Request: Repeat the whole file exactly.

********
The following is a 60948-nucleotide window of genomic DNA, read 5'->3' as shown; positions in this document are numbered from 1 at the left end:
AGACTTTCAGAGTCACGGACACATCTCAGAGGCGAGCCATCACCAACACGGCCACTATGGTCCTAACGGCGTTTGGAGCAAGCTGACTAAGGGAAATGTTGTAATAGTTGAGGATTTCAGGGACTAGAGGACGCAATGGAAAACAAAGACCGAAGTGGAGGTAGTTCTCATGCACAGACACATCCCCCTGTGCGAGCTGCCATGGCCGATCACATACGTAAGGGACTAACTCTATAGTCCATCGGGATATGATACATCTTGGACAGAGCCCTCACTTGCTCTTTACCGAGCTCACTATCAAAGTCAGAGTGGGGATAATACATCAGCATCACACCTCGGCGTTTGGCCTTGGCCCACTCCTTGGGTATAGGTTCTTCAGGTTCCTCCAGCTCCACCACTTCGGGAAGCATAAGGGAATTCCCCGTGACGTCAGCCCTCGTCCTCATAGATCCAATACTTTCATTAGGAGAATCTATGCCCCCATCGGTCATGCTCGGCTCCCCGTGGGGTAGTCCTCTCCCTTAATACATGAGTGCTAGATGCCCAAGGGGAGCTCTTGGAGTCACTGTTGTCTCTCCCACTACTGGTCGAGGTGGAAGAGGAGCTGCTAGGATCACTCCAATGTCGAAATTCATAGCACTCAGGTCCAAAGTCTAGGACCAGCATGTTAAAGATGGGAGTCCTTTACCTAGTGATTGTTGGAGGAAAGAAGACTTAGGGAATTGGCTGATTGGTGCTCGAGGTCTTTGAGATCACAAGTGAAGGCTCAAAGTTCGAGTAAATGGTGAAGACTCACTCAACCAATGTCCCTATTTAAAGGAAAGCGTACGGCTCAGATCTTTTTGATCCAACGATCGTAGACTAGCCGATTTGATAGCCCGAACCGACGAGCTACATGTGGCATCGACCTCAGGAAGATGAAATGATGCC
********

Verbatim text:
The following is a 60948-nucleotide window of genomic DNA, read 5'->3' as shown; positions in this document are numbered from 1 at the left end:
AGACTTTCAGAGTCACGGACACATCTCAGAGGCGAGCCATCACCAACACGGCCACTATGGTCCTAACGGCGTTTGGAGCAAGCTGACTAAGGGAAATGTTGTAATAGTTGAGGATTTCAGGGACTAGAGGACGCAATGGAAAACAAAGACCGAAGTGGAGGTAGTTCTCATGCACAGACACATCCCCCTGTGCGAGCTGCCATGGCCGATCACATACGTAAGGGACTAACTCTATAGTCCATCGGGATATGATACATCTTGGACAGAGCCCTCACTTGCTCTTTACCGAGCTCACTATCAAAGTCAGAGTGGGGATAATACATCAGCATCACACCTCGGCGTTTGGCCTTGGCCCACTCCTTGGGTATAGGTTCTTCAGGTTCCTCCAGCTCCACCACTTCGGGAAGCATAAGGGAATTCCCCGTGACGTCAGCCCTCGTCCTCATAGATCCAATACTTTCATTAGGAGAATCTATGCCCCCATCGGTCATGCTCGGCTCCCCGTGGGGTAGTCCTCTCCCTTAATACATGAGTGCTAGATGCCCAAGGGGAGCTCTTGGAGTCACTGTTGTCTCTCCCACTACTGGTCGAGGTGGAAGAGGAGCTGCTAGGATCACTCCAATGTCGAAATTCATAGCACTCAGGTCCAAAGTCTAGGACCAGCATGTTAAAGATGGGAGTCCTTTACCTAGTGATTGTTGGAGGAAAGAAGACTTAGGGAATTGGCTGATTGGTGCTCGAGGTCTTTGAGATCACAAGTGAAGGCTCAAAGTTCGAGTAAATGGTGAAGACTCACTCAACCAATGTCCCTATTTAAAGGAAAGCGTACGGCTCAGATCTTTTTGATCCAACGATCGTAGACTAGCCGATTTGATAGCCCGAACCGACGAGCTACATGTGGCATCGACCTCAGGAAGATGAAATGATGCC